COVID-19 CARE: Culture and the Arts, from Restriction to Enhancement: Protecting Mental Health in the Liverpool City Region (August 2020-January 2022)

Cultural Sector Partners: Bluecoat, Choir with No Name, Collective Encounters, DaDaFest, FACT, Liverpool Everyman & Playhouse, National Museums Liverpool, The Reader, Royal Liverpool Philharmonic, Merseyside Dance Initiative/Together, METAL, Movema, Open Eye Gallery, Tate Liverpool, Writing on the Wall.

HE Partner: The University of Liverpool

Other Partners: Mersey Care NHS Trust Life Rooms

This study, funded by the Arts and Humanities Research Council, assessed the impact on mental health of restricted access to arts and culture in the Liverpool City Region during pandemic lockdowns and the reach and effectiveness of innovative modes of arts provision (including digital).

We found the response of Liverpool’s arts scene was highly imaginative and collaborative, creating new programmes or adapting existing programmes to reach usual as well as new audiences. Online provision proved essential in addressing social isolation and enhancing psychological wellbeing during lockdown, and many beneficiaries referred to this alternative provision as ‘a lifeline’.  At the onset of the COVID crisis, arts and cultural organisations often proactively met the needs of disadvantaged and vulnerable people, picking up the pieces when statutory services were under pressure or falling short.

A key finding was that those who accessed arts and culture during full lockdown had significantly higher levels of wellbeing and there was a strong appetite among vulnerable people for continued online provision. However, many at-risk individuals remained out of reach due to digital exclusion, and our study has emphasised the crucial importance of digital training for both providers and beneficiaries.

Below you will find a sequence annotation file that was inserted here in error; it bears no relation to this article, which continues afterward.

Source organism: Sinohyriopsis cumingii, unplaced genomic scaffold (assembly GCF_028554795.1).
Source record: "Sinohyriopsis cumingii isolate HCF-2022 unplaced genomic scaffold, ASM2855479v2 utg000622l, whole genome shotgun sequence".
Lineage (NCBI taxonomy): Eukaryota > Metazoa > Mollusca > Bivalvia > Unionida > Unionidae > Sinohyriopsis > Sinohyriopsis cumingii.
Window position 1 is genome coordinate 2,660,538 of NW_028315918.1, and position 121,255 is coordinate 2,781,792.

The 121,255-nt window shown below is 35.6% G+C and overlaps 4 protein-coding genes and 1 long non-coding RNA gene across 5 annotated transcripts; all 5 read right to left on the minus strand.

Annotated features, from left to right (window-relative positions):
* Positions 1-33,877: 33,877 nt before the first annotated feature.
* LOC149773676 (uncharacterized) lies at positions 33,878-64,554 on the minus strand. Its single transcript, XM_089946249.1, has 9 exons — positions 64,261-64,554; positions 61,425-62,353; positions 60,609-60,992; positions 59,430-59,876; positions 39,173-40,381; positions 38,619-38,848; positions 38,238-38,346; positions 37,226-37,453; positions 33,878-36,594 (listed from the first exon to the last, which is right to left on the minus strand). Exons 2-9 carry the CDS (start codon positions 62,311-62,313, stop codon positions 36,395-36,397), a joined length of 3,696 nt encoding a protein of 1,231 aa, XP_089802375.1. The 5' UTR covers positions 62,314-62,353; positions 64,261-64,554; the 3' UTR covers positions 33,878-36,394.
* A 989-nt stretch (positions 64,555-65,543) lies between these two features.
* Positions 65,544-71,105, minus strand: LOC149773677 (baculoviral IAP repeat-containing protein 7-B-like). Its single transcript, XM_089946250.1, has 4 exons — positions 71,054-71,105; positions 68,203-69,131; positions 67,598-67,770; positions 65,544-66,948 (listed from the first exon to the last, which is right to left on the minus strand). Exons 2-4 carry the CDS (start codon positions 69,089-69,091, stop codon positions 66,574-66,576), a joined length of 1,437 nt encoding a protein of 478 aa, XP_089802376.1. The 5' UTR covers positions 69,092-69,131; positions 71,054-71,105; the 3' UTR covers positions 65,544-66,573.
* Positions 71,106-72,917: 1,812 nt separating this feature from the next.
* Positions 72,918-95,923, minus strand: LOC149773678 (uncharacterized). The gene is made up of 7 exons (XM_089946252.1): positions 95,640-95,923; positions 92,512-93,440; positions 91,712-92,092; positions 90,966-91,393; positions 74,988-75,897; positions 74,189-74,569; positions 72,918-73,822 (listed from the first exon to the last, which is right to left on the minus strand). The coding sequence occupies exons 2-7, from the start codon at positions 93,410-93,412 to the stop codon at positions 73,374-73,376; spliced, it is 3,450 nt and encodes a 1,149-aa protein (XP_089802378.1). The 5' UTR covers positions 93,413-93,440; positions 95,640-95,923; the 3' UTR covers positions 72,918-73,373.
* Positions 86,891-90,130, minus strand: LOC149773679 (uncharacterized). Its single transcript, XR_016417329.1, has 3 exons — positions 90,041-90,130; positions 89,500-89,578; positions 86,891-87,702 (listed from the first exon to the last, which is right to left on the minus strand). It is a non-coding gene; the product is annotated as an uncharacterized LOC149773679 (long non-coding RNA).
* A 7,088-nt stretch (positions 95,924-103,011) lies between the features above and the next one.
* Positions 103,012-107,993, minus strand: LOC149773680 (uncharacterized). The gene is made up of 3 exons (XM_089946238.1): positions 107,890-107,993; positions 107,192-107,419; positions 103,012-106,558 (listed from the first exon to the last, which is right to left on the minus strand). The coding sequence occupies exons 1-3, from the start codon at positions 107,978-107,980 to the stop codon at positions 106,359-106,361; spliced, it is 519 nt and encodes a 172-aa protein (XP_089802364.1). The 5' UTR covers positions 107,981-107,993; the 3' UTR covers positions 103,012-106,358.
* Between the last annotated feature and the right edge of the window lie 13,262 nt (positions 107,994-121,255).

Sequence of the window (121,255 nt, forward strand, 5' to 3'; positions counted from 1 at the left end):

Cultural organisations which worked closely with health partners had most success in reaching vulnerable populations. In fact, the research has demonstrated the value of coordinating local initiatives and the need to support sustainable partnerships between arts and health providers to improve the effectiveness of cross-sectoral decision-making by service providers and service-users.

Full COVID-19 CARE Report here.

Arts practitioners spoke of the need for a ‘backbone organisation’ or ‘register’ so that local initiatives could be ‘pulled’ or ‘held’ together and targeted more efficiently. In response, the project team worked in partnership with the Liverpool City Region Culture policy team, and in continued collaboration with our arts and cultural and health partners, to co-create a digital resource showcasing best practice in inclusive arts-in-mental-health provision, ‘Liverpool Art of Care’.

LivCare celebrates the work of cultural organisations, creative practitioners, and health and social care providers working in partnership to support the health and wellbeing of people in the Liverpool City Region, particularly those who are vulnerable or marginalised. It also addresses our key recommendation – the need to foster cross-sectoral co-operation – by providing a space to reflect on key issues of concern for stakeholders participating in arts in health partnerships. Expert contributors from local cultural organisations, healthcare settings, policymaker and service user communities share their reflections on the value and challenges of arts in health partnerships.

Researchers: Josie Billington, Katia Balabanova, Joanne Worsley, Tonya Anisimovich, Megan Watkins, Wendy Asquith, Melissa Chapple, Richard Snowden-Leek.

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